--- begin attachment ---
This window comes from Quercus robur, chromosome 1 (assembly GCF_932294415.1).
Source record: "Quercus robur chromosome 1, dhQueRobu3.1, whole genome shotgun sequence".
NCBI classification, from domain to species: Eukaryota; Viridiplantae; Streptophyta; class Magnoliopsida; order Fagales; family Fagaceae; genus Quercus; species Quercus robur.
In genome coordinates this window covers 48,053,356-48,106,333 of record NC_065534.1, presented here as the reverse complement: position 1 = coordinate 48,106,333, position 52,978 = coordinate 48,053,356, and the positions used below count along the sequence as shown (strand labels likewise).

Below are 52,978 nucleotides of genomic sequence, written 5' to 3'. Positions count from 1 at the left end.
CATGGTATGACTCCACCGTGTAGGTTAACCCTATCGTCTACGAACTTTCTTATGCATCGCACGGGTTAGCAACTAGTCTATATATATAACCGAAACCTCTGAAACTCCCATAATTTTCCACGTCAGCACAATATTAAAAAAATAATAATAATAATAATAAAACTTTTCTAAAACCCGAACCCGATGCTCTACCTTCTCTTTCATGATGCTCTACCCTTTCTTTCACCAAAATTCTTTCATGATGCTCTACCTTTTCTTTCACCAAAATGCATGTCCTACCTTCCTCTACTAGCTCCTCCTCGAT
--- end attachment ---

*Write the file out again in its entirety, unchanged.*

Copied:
This window comes from Quercus robur, chromosome 1 (assembly GCF_932294415.1).
Source record: "Quercus robur chromosome 1, dhQueRobu3.1, whole genome shotgun sequence".
NCBI classification, from domain to species: Eukaryota; Viridiplantae; Streptophyta; class Magnoliopsida; order Fagales; family Fagaceae; genus Quercus; species Quercus robur.
In genome coordinates this window covers 48,053,356-48,106,333 of record NC_065534.1, presented here as the reverse complement: position 1 = coordinate 48,106,333, position 52,978 = coordinate 48,053,356, and the positions used below count along the sequence as shown (strand labels likewise).

Below are 52,978 nucleotides of genomic sequence, written 5' to 3'. Positions count from 1 at the left end.
CATGGTATGACTCCACCGTGTAGGTTAACCCTATCGTCTACGAACTTTCTTATGCATCGCACGGGTTAGCAACTAGTCTATATATATAACCGAAACCTCTGAAACTCCCATAATTTTCCACGTCAGCACAATATTAAAAAAATAATAATAATAATAATAAAACTTTTCTAAAACCCGAACCCGATGCTCTACCTTCTCTTTCATGATGCTCTACCCTTTCTTTCACCAAAATTCTTTCATGATGCTCTACCTTTTCTTTCACCAAAATGCATGTCCTACCTTCCTCTACTAGCTCCTCCTCGAT